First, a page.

Glucosamine for Dogs Can Be Key to Keeping Your Pup's Joints Healthy
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Aching joints are often a part of getting older—for people and animals alike. Many of our dogs develop arthritis as they age, causing joint pain and limited mobility. Some dogs even inherit or acquire joint disorders, such as hip dysplasia, which may lead to arthritis at younger ages.
If you have a dog with joint pain, your vet might recommend a joint supplement like glucosamine to help ease discomfort and slow the progression of joint destruction. My own senior pup loves her daily glucosamine chew, and I can tell it makes a difference. Here's what to know about glucosamine for dogs.
What Is Glucosamine?
Glucosamine is a compound that naturally occurs in the body. It plays a role in developing cartilage, ligaments, tendons, and joint fluid. Cartilage helps protect and cushion the joints to avoid bone-on-bone contact. But degenerative joint diseases such as osteoarthritis cause joint cartilage to deteriorate, leading to pain and inflammation.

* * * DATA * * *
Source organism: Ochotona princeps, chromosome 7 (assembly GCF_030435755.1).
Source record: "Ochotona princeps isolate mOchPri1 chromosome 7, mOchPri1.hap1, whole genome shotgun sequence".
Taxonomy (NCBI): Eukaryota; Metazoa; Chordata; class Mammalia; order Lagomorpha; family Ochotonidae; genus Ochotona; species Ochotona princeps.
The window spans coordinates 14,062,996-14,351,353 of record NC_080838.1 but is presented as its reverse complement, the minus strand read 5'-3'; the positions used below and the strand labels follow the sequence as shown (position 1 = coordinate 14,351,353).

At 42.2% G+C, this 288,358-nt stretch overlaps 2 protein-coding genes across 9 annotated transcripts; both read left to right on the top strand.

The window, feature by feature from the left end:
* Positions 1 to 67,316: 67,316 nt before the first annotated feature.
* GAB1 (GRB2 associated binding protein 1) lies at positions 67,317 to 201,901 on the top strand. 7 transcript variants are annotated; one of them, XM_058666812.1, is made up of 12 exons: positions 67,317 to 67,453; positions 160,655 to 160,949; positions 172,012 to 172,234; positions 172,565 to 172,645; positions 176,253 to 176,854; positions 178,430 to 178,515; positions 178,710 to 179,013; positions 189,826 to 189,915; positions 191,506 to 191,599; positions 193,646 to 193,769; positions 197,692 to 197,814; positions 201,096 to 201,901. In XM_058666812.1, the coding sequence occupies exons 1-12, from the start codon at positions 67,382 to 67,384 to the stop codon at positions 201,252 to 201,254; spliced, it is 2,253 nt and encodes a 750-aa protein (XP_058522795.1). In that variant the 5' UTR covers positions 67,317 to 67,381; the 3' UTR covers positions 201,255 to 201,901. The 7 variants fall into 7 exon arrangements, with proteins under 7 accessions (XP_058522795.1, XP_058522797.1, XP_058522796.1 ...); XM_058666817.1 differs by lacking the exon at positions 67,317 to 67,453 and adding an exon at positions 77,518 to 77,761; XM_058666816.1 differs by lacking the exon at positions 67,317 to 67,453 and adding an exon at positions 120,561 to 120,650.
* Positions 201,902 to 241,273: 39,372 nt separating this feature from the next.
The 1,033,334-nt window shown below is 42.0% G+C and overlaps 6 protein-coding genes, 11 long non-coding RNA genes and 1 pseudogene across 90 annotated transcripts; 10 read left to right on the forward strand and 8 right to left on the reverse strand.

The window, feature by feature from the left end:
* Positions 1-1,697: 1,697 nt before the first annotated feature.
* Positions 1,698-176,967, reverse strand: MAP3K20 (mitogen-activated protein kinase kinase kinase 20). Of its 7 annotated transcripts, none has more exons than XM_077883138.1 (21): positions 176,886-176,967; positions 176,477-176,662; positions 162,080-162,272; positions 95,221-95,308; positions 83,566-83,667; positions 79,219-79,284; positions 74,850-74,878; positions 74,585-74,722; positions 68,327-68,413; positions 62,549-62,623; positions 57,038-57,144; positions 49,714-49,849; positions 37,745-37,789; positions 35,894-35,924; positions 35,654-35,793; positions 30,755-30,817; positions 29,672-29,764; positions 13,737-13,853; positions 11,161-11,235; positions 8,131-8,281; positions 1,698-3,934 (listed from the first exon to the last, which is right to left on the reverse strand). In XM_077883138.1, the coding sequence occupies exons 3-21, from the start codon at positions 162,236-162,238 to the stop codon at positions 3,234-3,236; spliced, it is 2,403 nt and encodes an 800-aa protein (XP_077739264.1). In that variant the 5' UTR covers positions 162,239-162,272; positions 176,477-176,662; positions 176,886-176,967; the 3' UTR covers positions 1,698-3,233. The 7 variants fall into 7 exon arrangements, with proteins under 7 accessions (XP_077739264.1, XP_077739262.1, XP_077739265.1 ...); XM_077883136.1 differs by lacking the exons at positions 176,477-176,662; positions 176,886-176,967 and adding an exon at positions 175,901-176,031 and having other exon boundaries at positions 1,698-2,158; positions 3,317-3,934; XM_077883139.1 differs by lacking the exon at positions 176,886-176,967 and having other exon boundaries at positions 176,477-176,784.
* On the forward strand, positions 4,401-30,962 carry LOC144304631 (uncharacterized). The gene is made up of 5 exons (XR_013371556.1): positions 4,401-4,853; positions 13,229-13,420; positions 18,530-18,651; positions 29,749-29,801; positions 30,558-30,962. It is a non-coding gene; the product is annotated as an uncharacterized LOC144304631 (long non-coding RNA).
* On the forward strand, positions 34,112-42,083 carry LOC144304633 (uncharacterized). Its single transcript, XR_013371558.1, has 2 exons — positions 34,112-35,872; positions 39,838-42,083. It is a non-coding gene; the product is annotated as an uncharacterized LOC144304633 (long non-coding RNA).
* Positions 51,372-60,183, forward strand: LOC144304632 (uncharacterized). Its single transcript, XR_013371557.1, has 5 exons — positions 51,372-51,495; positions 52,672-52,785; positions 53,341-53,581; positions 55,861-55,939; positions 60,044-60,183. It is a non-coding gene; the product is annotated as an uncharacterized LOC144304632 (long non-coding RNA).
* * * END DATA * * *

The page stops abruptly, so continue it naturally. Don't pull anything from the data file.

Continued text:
Glucosamine is available as a supplement to support joint health. It's usually paired with chondroitin, a natural compound found in cartilage and connective tissue.
What Is Glucosamine Used for in Dogs?
Your veterinarian may recommend glucosamine to support joint health, especially if your dog is aging or has a degenerative joint condition such as arthritis.
"Glucosamine is one of the fundamental building blocks of healthy cartilage, so the proposed benefit is that supplementation with glucosamine will help prevent cartilage breakdown from wear and tear and injuries," says Jo Myers, DVM and Veterinarian Expert at JustAnswer. She says that it might even help repair damaged or worn cartilage.